The disappointment was brief and acute. But I got up and dusted myself off, and shook out my Project Manager hat, and started making spreadsheets for all the things an independent author needs to do. And, as it turns out, really the signal difference between an independent author and a traditionally-published one is indeed that marker of status. My trad-pub author friends either have day jobs or families to support them; they do a great deal of their own marketing; their advances are designed to clear overhead and little more than that. Only the highest-grossing authors really make a living doing this; everybody else makes their living by doing “this” and some other stuff, including busting their hump to make appearances at cons and land speaking gigs.

So what makes a professional? In the modern age, we tend to judge it by the Olympic definition: a professional gets paid to compete, and an amateur pays for the privilege. But not all Olympic events are equal, and the more artistic ones suffer by this definition. Michael Jordan can play on the Dream Team and then go back to his highly-visible salaried position on a professional baskeball team; figure skaters, once they turn pro, are hardly heard from again unless they become commentators or you find yourself with tickets to an ice show. If I asked a 20-year-old who Kristi Yamaguchi is, would they know?

Our remaining tickets at the Symphony were cancelled due to the pandemic. Luckily, enough philanthropists have underwritten the losses that the professional musicians did not immediately lose their jobs. But: they’re still professionals…even if…they’re not getting paid. The performing arts are heavily subsidized by philanthropists; the publishing industry is heavily subsidized by the day jobs of their authors. And I doubt they buy their authors group health insurance either, but that’s a whole other ball of wax.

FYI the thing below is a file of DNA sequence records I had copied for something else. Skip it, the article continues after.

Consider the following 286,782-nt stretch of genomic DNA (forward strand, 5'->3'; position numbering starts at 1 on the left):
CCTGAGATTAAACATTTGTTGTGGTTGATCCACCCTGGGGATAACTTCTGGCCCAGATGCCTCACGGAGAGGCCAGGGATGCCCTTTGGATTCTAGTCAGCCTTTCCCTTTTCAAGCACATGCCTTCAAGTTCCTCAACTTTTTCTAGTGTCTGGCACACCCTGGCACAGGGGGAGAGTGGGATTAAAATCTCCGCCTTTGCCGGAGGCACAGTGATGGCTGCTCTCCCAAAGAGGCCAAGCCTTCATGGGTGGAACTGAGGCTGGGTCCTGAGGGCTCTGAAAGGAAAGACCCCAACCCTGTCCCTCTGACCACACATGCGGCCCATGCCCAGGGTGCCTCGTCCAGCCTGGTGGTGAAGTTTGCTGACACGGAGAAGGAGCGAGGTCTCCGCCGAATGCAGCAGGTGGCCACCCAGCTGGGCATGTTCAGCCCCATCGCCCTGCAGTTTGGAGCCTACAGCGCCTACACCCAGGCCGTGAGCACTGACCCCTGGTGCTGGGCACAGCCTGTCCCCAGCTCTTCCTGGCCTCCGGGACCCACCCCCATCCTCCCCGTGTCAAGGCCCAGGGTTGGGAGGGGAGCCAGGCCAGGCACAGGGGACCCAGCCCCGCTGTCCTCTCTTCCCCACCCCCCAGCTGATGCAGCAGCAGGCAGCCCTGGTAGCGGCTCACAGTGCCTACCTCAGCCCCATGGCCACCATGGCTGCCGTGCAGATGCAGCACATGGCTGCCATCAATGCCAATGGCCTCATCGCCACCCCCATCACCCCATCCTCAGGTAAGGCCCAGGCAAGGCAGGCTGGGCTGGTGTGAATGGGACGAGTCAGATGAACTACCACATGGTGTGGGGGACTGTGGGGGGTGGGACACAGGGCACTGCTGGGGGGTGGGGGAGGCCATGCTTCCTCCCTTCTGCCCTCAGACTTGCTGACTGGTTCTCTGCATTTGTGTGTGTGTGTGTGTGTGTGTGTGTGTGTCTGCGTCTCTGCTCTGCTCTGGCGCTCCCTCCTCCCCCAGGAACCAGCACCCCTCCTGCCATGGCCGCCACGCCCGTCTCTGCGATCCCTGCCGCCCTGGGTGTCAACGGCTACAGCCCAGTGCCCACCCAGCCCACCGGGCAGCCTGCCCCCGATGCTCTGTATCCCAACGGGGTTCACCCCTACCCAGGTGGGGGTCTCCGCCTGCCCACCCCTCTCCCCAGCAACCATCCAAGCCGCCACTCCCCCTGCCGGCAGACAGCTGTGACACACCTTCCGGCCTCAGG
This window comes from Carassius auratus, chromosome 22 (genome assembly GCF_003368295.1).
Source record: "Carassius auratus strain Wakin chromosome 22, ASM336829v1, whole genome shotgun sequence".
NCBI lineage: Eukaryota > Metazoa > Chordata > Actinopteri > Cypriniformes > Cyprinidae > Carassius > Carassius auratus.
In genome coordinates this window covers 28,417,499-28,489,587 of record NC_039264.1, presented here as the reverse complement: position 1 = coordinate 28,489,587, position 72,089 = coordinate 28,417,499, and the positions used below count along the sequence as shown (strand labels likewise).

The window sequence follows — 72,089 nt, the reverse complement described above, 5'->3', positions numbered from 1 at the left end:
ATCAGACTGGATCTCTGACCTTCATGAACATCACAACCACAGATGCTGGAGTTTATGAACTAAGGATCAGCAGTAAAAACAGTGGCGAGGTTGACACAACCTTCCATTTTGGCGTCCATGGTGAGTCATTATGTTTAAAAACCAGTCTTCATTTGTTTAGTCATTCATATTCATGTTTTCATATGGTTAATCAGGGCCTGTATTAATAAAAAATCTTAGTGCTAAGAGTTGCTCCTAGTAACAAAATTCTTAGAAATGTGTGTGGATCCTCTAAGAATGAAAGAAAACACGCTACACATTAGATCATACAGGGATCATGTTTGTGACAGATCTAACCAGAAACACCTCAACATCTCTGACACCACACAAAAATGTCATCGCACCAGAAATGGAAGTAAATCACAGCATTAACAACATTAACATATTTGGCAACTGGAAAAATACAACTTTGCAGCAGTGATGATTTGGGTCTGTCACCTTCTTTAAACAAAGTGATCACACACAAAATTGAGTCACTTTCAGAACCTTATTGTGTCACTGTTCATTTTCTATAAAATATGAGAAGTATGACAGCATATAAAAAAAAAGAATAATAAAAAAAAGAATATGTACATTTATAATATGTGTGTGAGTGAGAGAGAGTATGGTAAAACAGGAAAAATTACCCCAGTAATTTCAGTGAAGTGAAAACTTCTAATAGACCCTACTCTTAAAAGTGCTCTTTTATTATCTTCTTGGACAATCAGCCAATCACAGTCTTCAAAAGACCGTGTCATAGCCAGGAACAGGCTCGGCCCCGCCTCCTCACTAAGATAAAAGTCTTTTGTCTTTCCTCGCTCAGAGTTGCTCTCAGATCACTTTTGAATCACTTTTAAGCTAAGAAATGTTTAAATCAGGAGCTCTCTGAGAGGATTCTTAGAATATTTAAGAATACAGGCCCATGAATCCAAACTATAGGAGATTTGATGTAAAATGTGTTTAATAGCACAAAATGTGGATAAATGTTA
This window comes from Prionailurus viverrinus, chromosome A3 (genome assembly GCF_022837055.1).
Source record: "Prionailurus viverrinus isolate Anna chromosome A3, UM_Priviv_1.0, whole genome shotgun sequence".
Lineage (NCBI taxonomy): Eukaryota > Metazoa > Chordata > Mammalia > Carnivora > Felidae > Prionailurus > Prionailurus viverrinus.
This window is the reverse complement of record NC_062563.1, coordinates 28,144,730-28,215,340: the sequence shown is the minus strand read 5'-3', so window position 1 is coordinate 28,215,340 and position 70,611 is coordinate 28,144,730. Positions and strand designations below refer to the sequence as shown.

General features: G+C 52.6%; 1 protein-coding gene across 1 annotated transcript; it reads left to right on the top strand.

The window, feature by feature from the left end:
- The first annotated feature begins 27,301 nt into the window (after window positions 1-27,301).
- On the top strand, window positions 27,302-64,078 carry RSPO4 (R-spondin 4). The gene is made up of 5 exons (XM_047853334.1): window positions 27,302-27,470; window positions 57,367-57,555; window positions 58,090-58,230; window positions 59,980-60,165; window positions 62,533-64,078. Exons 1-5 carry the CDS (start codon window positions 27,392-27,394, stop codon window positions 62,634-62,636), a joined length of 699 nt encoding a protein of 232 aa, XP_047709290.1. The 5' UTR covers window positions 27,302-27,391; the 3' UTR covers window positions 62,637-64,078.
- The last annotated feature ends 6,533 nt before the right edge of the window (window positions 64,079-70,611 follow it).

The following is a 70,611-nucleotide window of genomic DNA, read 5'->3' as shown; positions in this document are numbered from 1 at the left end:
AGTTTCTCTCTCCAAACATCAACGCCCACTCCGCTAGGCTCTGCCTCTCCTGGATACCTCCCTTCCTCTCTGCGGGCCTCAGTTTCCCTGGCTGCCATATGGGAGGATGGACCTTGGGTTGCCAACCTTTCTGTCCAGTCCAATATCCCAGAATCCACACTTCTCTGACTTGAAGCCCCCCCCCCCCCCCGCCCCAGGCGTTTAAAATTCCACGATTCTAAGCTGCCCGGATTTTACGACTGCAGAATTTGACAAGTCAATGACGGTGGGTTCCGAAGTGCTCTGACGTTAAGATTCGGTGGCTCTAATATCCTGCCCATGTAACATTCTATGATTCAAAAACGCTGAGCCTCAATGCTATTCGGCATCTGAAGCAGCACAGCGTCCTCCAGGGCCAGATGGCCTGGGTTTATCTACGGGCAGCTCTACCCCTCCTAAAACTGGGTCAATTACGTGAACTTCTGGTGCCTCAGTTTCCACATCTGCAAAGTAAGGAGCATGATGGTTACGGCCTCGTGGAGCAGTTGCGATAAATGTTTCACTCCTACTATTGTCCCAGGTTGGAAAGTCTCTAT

What makes a professional? Besides the Olympic definition, there’s the class theory definition: a professional is someone who completed an education or training course and has been certificated by the profession’s constituent authority. A tradesperson…sells goods or labor for their income. But very often they also have to get certified — I mean, you’re not going to hire an uncertified electrician for your house remodel. When I worked as a library paraprofessional — that is, a person with two degrees neither of which was a Library Science degree — I often thought that the market had become overprofessionalized. But now I think it’s the opposite: no one is a professional anymore; we are all in a trade. We all sell our labor and our goods for our living, only some (many) of us need some kind of certification to do so.

I don’t have the chops to go into how this is both levelling and massively difficult if not impossible in late-stage capitalism. Suffice it to say that while the publishing industry makes a good (if ruthless) business model, it makes a very poor guild.

If there’s a conclusion to be drawn from this, I don’t yet know what it is. Except that I think it’s high time we artists set about to rethink the definition of our professionalism and stop overlooking how much we subsidize our own careers. If these chin-stroking plutocrats admire feudalism so much, wait till they have a real guild to deal with.